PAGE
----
The other day my son Matt reminded me of one of the books of his childhood, The Dog Who Wouldn’t Be , by Farley Mowat, the Canadian author who died last year. When Matt was young he would read this book and laugh out loud. Mowat wrote 52 books. He was self-effacing: “I was content from the first to be a simple saga man, a teller of tales which hopefully had a moral of some sort or another, even if I was confused about exactly what it was.” That’s the way art works most of the time. The moral woman or man produces art without a thought of the goodness or lessons in it. The goodness comes out through her or his fingers, onto the page or onto the canvas, or into the notes. The same could happen with the immoral artist, although we tend not to notice immorality these days. One wonders if the category of “immoral” even has meaning in our secular world; there is no agreed-upon basis for judging something as immoral.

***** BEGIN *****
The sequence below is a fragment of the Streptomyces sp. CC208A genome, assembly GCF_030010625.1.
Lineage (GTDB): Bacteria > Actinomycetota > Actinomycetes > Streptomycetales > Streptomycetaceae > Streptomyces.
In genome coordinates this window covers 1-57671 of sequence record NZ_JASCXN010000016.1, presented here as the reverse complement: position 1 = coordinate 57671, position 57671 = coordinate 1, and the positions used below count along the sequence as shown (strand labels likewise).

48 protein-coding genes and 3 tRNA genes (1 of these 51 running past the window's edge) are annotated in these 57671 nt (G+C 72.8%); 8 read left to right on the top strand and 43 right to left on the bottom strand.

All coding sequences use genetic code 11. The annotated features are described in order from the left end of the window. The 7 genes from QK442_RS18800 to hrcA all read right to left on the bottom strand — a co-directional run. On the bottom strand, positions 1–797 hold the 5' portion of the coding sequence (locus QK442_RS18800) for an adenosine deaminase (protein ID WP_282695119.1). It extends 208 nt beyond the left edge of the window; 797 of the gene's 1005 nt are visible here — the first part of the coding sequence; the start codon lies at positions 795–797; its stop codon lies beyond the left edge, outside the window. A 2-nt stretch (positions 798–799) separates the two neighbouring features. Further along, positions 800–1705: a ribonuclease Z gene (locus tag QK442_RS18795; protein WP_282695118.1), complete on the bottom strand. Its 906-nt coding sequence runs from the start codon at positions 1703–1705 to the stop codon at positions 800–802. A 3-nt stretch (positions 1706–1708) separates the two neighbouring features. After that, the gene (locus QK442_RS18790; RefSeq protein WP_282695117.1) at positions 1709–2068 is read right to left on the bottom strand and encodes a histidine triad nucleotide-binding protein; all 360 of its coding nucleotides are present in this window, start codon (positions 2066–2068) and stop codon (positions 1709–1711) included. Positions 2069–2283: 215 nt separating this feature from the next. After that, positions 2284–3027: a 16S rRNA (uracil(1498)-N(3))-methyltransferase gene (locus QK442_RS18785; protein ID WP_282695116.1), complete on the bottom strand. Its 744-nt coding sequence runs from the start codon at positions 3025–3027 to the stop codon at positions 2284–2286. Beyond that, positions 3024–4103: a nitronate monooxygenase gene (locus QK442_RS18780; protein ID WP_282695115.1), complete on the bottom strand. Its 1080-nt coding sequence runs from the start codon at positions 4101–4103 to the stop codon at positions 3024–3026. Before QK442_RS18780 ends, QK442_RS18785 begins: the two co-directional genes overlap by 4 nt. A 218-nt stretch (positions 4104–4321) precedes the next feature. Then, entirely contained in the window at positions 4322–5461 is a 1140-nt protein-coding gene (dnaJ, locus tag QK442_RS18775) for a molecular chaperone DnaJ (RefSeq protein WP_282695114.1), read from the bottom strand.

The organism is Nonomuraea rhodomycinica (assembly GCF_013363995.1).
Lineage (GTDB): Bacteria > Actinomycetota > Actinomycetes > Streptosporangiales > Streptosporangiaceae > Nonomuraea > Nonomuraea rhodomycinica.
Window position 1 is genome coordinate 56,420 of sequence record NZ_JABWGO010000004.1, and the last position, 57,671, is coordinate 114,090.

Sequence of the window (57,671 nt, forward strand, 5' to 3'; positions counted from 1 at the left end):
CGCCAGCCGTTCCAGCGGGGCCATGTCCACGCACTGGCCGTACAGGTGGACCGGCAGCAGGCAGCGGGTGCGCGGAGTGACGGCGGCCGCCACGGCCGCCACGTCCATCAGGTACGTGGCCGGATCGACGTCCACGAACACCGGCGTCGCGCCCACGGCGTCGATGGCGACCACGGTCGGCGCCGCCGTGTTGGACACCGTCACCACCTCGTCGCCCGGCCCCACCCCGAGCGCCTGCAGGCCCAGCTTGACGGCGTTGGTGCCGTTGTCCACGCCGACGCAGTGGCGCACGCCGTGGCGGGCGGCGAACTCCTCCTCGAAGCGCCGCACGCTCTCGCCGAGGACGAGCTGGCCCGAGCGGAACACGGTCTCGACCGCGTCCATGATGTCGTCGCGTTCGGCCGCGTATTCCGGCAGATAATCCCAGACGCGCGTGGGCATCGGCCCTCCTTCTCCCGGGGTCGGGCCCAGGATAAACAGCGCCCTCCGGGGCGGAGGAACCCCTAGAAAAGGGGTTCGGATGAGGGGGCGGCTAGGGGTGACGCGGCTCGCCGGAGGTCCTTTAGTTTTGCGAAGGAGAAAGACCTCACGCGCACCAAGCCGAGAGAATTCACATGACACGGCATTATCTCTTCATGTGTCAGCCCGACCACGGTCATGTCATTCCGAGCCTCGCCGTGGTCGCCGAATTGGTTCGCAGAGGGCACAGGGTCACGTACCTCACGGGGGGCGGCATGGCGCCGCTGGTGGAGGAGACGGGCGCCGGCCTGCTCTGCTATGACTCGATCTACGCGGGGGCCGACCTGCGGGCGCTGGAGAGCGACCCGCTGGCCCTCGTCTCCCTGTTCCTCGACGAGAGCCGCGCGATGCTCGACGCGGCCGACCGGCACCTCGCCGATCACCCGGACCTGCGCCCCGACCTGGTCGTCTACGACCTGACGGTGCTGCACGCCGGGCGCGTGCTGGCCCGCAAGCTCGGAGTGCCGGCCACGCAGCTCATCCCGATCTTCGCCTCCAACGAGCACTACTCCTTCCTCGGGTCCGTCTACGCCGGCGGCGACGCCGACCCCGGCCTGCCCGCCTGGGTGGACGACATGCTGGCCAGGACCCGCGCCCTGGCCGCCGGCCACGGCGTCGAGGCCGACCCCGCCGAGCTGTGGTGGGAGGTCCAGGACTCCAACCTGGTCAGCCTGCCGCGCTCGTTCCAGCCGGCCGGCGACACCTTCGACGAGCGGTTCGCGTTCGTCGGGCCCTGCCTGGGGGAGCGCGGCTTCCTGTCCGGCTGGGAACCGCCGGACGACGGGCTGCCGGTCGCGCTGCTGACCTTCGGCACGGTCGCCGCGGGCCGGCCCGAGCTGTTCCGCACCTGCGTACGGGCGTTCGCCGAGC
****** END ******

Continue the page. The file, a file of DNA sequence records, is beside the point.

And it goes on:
Mowat was a humorist, an uromantic witness to World War II (which Matt described to me) and an environmentalist. It seems that his most influential book was Never Cry Wolf (1963), a study commissioned by the Canadian government to determine if arctic wolves were the cause of a declining caribou population. Mowat determined that for their dinners arctic wolves prefer mice to caribou. Furthermore, he portrayed the wolves as social, loyal, playful and helpful as babysitters to other wolves. Mowat was a sarcastic writer, maybe like Vonnegut, but gentler, certainly gentler than Twain. Sarcasm in a writer always signals insecurity. (Reading a book about Twain now.) Mowat was a quiet and solitary man, as most writers are, who could sit still and appreciate the company and behavior of wolves. Never Cry Wolf shifted the public’s perception of the wolf from that of a monster (a large-mammal threat to everything human) to that of a creature-of-earth trying to get along, just like the rest of us.